Six Tips for Exercising Outside with Allergies
If you’re like most people, you take full advantage of the nice, sunny weather when it’s upon us — and that includes moving your fitness routine outdoors. If you suffer from allergies, however, it can sometimes be difficult to do any exercise outside. But there are ways to work around your allergies and get out there anyway. Here are six tips to help avoid sniffles and sneezes during your workouts.
1. Be a Clock Watcher
Try to arrange your fitness routines for a time of day when the pollen count is low. Usually, the pollen count is at its peak level during the evening and from 5 a.m. to 10 a.m. If you live in a city, you may also find that the wind carries pollen into town and drives the pollen count up around noontime.
2. Select the Proper Exercise
To work on cardio endurance you can ride a bike or go for a brisk walk or run, and for many, nothing is better than a swim on a hot day. But be careful if you’re one that’s easily irritated by chlorine in pools. If you start to have breathing problems, get away from the pool.
3. Take Your Medication Before You Start Sneezing
Before allergy season begins, start taking your allergy medicine — never wait until you begin to show signs of allergies. Do you suffer from allergies in the spring? If so, begin taking your medicine around Valentine’s Day and continue through the summer. If you’ve used a medication that worked for you previously, take it again. If you’re a new allergy sufferer (which often happens if you move to a new climate and are exposed to new pollen types), speaking with your doctor or a pharmacist can help you decide between a prescription and over-the-counter medicine.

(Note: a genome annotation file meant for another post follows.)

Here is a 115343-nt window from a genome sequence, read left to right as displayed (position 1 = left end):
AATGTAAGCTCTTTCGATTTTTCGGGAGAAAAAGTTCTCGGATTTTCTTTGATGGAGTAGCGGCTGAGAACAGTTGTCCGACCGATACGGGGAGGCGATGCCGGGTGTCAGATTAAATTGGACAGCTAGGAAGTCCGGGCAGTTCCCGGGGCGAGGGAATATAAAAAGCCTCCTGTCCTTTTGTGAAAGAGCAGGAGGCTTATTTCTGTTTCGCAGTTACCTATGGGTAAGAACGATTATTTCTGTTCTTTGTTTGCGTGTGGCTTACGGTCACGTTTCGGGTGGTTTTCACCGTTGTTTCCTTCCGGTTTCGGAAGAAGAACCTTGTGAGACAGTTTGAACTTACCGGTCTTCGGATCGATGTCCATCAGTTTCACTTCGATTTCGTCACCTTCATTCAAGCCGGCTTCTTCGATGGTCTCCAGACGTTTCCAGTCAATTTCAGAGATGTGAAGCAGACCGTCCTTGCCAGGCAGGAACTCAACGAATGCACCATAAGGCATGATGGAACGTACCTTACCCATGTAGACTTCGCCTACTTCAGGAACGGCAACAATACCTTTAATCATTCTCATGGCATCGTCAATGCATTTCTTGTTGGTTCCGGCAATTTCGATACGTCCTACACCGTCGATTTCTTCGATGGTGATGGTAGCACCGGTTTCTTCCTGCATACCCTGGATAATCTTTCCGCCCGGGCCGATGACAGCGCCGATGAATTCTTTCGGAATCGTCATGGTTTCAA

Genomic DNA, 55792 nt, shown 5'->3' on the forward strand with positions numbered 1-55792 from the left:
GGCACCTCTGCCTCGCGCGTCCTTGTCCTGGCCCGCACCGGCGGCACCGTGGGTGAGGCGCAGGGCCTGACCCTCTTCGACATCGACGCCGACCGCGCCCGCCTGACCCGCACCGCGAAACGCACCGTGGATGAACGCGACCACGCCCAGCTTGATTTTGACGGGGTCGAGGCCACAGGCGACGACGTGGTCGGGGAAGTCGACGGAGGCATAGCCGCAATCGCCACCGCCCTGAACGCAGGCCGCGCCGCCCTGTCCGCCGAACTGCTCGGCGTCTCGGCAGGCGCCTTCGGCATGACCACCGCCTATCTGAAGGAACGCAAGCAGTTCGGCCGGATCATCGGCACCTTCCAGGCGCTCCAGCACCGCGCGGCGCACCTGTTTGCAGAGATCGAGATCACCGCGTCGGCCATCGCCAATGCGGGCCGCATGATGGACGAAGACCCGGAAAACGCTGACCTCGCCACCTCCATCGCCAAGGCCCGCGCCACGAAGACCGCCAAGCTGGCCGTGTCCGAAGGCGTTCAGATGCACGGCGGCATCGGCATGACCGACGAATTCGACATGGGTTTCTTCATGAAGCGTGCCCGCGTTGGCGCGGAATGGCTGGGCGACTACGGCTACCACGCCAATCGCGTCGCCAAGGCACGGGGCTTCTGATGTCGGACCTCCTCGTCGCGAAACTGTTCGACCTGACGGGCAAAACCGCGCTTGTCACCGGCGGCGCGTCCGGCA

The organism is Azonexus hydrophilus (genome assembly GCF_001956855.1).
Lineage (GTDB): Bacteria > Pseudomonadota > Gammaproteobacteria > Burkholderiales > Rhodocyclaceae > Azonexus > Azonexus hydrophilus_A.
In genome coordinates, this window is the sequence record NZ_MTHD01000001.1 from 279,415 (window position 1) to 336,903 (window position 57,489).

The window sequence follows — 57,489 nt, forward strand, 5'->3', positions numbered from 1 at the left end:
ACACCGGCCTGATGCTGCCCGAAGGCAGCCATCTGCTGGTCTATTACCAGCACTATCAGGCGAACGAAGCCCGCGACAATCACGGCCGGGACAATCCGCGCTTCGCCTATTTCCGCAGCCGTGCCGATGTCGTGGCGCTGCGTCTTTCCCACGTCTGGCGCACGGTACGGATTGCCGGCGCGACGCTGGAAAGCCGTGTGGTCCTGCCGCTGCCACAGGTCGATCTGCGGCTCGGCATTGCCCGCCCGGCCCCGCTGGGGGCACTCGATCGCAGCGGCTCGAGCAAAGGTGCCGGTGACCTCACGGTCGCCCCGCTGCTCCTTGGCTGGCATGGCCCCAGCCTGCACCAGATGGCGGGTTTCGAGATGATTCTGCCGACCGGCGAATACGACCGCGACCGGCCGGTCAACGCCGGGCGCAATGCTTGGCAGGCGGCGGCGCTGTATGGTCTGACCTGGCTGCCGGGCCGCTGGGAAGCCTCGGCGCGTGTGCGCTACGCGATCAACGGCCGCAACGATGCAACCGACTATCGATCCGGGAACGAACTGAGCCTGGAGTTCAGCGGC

4. Gain Pollen Knowledge
When you listen to the weather during your local six o’clock news, you may have noticed that they tell the day’s pollen counts. Experts rate the amount of pollen that’s in the air during the day using a number system; each kind of pollen creates a different reading. For instance, for tree pollen, a number between 1 and 10 is low while 50 or above is high.
As an allergy sufferer, it’s a good idea to always keep track of the weed, mold, grass and tree pollen counts in your area. Check out websites that track these types of pollen nationwide such as the American Academy of Allergy, Asthma and Immunology (AAAAI).
5. Eye the Sky
Exercising in your backyard may seem like a great idea on those beautiful sunny days, but they might actually trigger worse allergy symptoms. It’s best to refrain from working out outside on windy, warm, dry days since these are the days that will have the highest pollen count.
Very humid days can be a problem for those who suffer from mold allergies because humidity promotes mold growth. If you step outside for a run and see a haze or it feels like the air is so thick you can slice it with a knife, then perhaps that’s not the ideal time to go for that run; it could cause you to have breathing difficulties.
Alternately, if it looks like it’s about to rain, that’s a good thing as rain will rid the air of pollen. So, if you don’t mind a little rain, this is the perfect time for you to do your outdoor fitness routine.
6. Listen to Your Body
It’s essential that you listen to your body. If you take allergy medication, you could experience unfavorable side effects such as excessive fatigue after your outdoor workout. If your allergy symptoms are so severe that they’re completely distracting or even dangerous, such as if you experience difficulty breathing, pushing through those to exercise outside just isn’t worth it.
Exercise is important for healthy living, and just because you have allergies doesn’t mean you shouldn’t — or can’t — take your fitness routine outside. If you’re conscious of the weather and other factors that trigger your specific allergy symptoms, you should be able to establish a routine that works for you and kill two birds with one stone: get in a good workout and enjoy the beautiful summer weather!